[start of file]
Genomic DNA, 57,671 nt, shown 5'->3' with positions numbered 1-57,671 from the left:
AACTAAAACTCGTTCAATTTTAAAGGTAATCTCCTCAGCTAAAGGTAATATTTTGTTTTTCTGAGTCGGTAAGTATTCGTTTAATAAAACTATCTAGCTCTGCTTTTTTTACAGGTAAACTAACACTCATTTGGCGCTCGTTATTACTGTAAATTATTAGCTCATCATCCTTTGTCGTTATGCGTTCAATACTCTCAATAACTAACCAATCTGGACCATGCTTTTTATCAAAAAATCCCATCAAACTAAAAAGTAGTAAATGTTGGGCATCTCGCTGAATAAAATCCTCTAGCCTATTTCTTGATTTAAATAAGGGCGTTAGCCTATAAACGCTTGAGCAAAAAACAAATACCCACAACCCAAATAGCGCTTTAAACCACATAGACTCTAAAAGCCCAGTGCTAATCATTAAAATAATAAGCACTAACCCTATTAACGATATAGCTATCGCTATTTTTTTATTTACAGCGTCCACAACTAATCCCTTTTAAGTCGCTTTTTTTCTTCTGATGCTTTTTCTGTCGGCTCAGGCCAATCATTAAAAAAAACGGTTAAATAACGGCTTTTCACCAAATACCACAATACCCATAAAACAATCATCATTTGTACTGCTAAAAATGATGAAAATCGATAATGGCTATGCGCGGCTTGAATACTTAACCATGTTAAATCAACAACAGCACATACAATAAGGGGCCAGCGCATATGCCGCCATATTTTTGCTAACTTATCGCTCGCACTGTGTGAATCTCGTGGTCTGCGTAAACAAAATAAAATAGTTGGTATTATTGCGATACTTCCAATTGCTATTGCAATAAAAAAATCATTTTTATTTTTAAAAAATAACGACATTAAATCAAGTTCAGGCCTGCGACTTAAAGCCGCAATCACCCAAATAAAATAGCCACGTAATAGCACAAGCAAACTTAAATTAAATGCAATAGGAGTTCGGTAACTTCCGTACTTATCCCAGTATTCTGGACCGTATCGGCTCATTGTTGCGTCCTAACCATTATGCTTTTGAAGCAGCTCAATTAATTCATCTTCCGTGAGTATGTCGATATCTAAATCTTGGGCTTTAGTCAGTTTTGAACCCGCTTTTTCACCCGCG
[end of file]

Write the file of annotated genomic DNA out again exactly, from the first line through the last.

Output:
Genomic DNA, 57,671 nt, shown 5'->3' with positions numbered 1-57,671 from the left:
AACTAAAACTCGTTCAATTTTAAAGGTAATCTCCTCAGCTAAAGGTAATATTTTGTTTTTCTGAGTCGGTAAGTATTCGTTTAATAAAACTATCTAGCTCTGCTTTTTTTACAGGTAAACTAACACTCATTTGGCGCTCGTTATTACTGTAAATTATTAGCTCATCATCCTTTGTCGTTATGCGTTCAATACTCTCAATAACTAACCAATCTGGACCATGCTTTTTATCAAAAAATCCCATCAAACTAAAAAGTAGTAAATGTTGGGCATCTCGCTGAATAAAATCCTCTAGCCTATTTCTTGATTTAAATAAGGGCGTTAGCCTATAAACGCTTGAGCAAAAAACAAATACCCACAACCCAAATAGCGCTTTAAACCACATAGACTCTAAAAGCCCAGTGCTAATCATTAAAATAATAAGCACTAACCCTATTAACGATATAGCTATCGCTATTTTTTTATTTACAGCGTCCACAACTAATCCCTTTTAAGTCGCTTTTTTTCTTCTGATGCTTTTTCTGTCGGCTCAGGCCAATCATTAAAAAAAACGGTTAAATAACGGCTTTTCACCAAATACCACAATACCCATAAAACAATCATCATTTGTACTGCTAAAAATGATGAAAATCGATAATGGCTATGCGCGGCTTGAATACTTAACCATGTTAAATCAACAACAGCACATACAATAAGGGGCCAGCGCATATGCCGCCATATTTTTGCTAACTTATCGCTCGCACTGTGTGAATCTCGTGGTCTGCGTAAACAAAATAAAATAGTTGGTATTATTGCGATACTTCCAATTGCTATTGCAATAAAAAAATCATTTTTATTTTTAAAAAATAACGACATTAAATCAAGTTCAGGCCTGCGACTTAAAGCCGCAATCACCCAAATAAAATAGCCACGTAATAGCACAAGCAAACTTAAATTAAATGCAATAGGAGTTCGGTAACTTCCGTACTTATCCCAGTATTCTGGACCGTATCGGCTCATTGTTGCGTCCTAACCATTATGCTTTTGAAGCAGCTCAATTAATTCATCTTCCGTGAGTATGTCGATATCTAAATCTTGGGCTTTAGTCAGTTTTGAACCCGCTTTTTCACCCGCG